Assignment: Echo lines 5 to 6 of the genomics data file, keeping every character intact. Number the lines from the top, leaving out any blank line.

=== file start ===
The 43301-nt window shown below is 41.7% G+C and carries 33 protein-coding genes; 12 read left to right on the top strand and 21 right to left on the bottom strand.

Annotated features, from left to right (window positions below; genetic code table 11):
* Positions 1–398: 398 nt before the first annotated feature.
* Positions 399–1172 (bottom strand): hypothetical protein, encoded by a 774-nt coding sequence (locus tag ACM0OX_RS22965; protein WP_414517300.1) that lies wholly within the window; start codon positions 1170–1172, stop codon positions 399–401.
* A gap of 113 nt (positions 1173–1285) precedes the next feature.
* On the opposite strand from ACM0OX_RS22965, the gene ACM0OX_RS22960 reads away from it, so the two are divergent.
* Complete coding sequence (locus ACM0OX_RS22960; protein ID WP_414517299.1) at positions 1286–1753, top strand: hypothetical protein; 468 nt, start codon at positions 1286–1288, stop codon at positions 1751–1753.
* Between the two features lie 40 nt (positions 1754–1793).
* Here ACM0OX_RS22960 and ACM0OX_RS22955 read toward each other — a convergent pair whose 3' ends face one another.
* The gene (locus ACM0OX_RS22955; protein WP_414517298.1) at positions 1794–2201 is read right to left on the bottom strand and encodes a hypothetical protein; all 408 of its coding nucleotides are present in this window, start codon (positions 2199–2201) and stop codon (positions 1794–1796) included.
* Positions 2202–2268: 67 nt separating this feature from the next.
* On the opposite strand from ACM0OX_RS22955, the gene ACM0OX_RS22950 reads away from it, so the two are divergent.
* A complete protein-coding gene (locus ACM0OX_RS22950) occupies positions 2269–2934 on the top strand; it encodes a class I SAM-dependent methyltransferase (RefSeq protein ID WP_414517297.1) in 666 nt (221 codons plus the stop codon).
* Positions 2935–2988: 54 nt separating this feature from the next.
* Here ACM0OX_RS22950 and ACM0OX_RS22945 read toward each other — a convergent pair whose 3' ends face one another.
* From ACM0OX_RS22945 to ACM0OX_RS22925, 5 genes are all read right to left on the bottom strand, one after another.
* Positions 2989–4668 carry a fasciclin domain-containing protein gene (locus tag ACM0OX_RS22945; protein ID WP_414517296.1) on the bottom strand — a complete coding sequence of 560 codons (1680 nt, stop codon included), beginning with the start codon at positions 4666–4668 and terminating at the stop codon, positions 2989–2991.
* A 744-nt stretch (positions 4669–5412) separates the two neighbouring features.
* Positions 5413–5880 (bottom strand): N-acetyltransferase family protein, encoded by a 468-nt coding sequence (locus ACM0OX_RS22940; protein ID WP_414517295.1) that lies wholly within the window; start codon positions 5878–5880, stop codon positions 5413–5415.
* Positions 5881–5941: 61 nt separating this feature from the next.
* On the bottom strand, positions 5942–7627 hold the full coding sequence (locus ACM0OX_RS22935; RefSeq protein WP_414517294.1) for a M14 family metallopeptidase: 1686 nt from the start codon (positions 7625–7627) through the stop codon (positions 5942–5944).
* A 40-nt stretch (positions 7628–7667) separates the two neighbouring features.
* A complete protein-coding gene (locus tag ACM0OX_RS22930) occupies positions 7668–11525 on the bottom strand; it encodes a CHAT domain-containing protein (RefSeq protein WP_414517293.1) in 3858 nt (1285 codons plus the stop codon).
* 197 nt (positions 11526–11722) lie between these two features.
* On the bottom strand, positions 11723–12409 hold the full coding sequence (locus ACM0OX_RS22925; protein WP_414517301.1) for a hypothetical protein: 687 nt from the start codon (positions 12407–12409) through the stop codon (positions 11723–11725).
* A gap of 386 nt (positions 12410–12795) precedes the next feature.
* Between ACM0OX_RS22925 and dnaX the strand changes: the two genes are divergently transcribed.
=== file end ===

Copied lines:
* A gap of 113 nt (positions 1173–1285) precedes the next feature.
* On the opposite strand from ACM0OX_RS22965, the gene ACM0OX_RS22960 reads away from it, so the two are divergent.